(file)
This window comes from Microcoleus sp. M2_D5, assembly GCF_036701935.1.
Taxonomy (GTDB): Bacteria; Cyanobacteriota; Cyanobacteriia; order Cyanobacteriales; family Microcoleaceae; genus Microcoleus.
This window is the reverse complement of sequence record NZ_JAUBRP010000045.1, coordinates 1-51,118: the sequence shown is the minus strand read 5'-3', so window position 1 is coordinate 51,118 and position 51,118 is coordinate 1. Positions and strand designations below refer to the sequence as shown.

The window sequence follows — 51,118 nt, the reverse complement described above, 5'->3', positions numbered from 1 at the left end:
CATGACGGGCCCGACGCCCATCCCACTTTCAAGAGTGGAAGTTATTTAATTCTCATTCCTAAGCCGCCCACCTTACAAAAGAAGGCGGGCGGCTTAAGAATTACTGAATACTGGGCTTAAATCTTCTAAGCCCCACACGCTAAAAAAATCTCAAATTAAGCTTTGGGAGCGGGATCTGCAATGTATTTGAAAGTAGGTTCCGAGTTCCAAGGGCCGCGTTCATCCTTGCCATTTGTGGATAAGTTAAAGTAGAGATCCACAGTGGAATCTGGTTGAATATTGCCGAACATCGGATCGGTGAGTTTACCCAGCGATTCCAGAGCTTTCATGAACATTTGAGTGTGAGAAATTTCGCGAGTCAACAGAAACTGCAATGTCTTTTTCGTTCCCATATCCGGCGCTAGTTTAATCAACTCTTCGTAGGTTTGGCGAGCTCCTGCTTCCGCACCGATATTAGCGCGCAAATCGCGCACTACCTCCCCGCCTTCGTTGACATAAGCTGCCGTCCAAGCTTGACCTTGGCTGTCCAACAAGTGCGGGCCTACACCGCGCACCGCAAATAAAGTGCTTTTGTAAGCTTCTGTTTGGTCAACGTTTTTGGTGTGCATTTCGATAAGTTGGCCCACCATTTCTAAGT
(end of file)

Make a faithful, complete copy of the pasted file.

This window comes from Microcoleus sp. M2_D5, assembly GCF_036701935.1.
Taxonomy (GTDB): Bacteria; Cyanobacteriota; Cyanobacteriia; order Cyanobacteriales; family Microcoleaceae; genus Microcoleus.
This window is the reverse complement of sequence record NZ_JAUBRP010000045.1, coordinates 1-51,118: the sequence shown is the minus strand read 5'-3', so window position 1 is coordinate 51,118 and position 51,118 is coordinate 1. Positions and strand designations below refer to the sequence as shown.

The window sequence follows — 51,118 nt, the reverse complement described above, 5'->3', positions numbered from 1 at the left end:
CATGACGGGCCCGACGCCCATCCCACTTTCAAGAGTGGAAGTTATTTAATTCTCATTCCTAAGCCGCCCACCTTACAAAAGAAGGCGGGCGGCTTAAGAATTACTGAATACTGGGCTTAAATCTTCTAAGCCCCACACGCTAAAAAAATCTCAAATTAAGCTTTGGGAGCGGGATCTGCAATGTATTTGAAAGTAGGTTCCGAGTTCCAAGGGCCGCGTTCATCCTTGCCATTTGTGGATAAGTTAAAGTAGAGATCCACAGTGGAATCTGGTTGAATATTGCCGAACATCGGATCGGTGAGTTTACCCAGCGATTCCAGAGCTTTCATGAACATTTGAGTGTGAGAAATTTCGCGAGTCAACAGAAACTGCAATGTCTTTTTCGTTCCCATATCCGGCGCTAGTTTAATCAACTCTTCGTAGGTTTGGCGAGCTCCTGCTTCCGCACCGATATTAGCGCGCAAATCGCGCACTACCTCCCCGCCTTCGTTGACATAAGCTGCCGTCCAAGCTTGACCTTGGCTGTCCAACAAGTGCGGGCCTACACCGCGCACCGCAAATAAAGTGCTTTTGTAAGCTTCTGTTTGGTCAACGTTTTTGGTGTGCATTTCGATAAGTTGGCCCACCATTTCTAAGT